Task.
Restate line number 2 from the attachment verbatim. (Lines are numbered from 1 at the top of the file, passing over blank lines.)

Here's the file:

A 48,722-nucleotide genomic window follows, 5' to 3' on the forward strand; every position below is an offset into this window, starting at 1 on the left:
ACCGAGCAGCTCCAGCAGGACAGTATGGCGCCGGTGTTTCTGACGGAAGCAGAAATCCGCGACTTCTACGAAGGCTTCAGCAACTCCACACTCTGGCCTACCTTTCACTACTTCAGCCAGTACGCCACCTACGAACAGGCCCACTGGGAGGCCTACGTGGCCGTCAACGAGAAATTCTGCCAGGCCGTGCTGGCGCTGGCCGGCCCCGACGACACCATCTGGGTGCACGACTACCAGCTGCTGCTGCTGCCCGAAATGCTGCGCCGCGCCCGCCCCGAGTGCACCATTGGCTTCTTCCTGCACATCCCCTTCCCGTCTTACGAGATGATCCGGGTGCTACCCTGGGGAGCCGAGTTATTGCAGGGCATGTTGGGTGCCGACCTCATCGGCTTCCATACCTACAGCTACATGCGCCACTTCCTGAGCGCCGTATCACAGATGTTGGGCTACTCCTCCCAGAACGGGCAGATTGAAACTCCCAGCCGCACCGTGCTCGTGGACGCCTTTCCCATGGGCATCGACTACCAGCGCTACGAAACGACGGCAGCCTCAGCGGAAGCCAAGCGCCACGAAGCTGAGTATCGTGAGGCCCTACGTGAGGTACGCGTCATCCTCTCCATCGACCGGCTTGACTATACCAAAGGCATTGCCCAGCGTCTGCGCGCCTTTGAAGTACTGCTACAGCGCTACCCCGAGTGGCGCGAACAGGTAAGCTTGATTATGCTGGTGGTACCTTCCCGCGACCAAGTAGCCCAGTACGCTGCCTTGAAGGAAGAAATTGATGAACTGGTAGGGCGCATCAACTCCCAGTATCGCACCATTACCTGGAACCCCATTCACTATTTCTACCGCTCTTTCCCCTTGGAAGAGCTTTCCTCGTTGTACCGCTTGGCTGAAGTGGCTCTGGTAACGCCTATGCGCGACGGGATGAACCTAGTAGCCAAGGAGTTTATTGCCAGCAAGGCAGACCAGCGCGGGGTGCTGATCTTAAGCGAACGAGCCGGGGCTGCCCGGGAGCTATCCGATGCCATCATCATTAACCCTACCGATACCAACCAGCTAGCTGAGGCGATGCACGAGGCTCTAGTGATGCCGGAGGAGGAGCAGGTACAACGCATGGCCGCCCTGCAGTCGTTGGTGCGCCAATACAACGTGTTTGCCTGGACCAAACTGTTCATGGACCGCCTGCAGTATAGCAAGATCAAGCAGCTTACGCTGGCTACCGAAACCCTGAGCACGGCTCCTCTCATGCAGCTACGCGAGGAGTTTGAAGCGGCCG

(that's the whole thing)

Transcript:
ACCGAGCAGCTCCAGCAGGACAGTATGGCGCCGGTGTTTCTGACGGAAGCAGAAATCCGCGACTTCTACGAAGGCTTCAGCAACTCCACACTCTGGCCTACCTTTCACTACTTCAGCCAGTACGCCACCTACGAACAGGCCCACTGGGAGGCCTACGTGGCCGTCAACGAGAAATTCTGCCAGGCCGTGCTGGCGCTGGCCGGCCCCGACGACACCATCTGGGTGCACGACTACCAGCTGCTGCTGCTGCCCGAAATGCTGCGCCGCGCCCGCCCCGAGTGCACCATTGGCTTCTTCCTGCACATCCCCTTCCCGTCTTACGAGATGATCCGGGTGCTACCCTGGGGAGCCGAGTTATTGCAGGGCATGTTGGGTGCCGACCTCATCGGCTTCCATACCTACAGCTACATGCGCCACTTCCTGAGCGCCGTATCACAGATGTTGGGCTACTCCTCCCAGAACGGGCAGATTGAAACTCCCAGCCGCACCGTGCTCGTGGACGCCTTTCCCATGGGCATCGACTACCAGCGCTACGAAACGACGGCAGCCTCAGCGGAAGCCAAGCGCCACGAAGCTGAGTATCGTGAGGCCCTACGTGAGGTACGCGTCATCCTCTCCATCGACCGGCTTGACTATACCAAAGGCATTGCCCAGCGTCTGCGCGCCTTTGAAGTACTGCTACAGCGCTACCCCGAGTGGCGCGAACAGGTAAGCTTGATTATGCTGGTGGTACCTTCCCGCGACCAAGTAGCCCAGTACGCTGCCTTGAAGGAAGAAATTGATGAACTGGTAGGGCGCATCAACTCCCAGTATCGCACCATTACCTGGAACCCCATTCACTATTTCTACCGCTCTTTCCCCTTGGAAGAGCTTTCCTCGTTGTACCGCTTGGCTGAAGTGGCTCTGGTAACGCCTATGCGCGACGGGATGAACCTAGTAGCCAAGGAGTTTATTGCCAGCAAGGCAGACCAGCGCGGGGTGCTGATCTTAAGCGAACGAGCCGGGGCTGCCCGGGAGCTATCCGATGCCATCATCATTAACCCTACCGATACCAACCAGCTAGCTGAGGCGATGCACGAGGCTCTAGTGATGCCGGAGGAGGAGCAGGTACAACGCATGGCCGCCCTGCAGTCGTTGGTGCGCCAATACAACGTGTTTGCCTGGACCAAACTGTTCATGGACCGCCTGCAGTATAGCAAGATCAAGCAGCTTACGCTGGCTACCGAAACCCTGAGCACGGCTCCTCTCATGCAGCTACGCGAGGAGTTTGAAGCGGCCG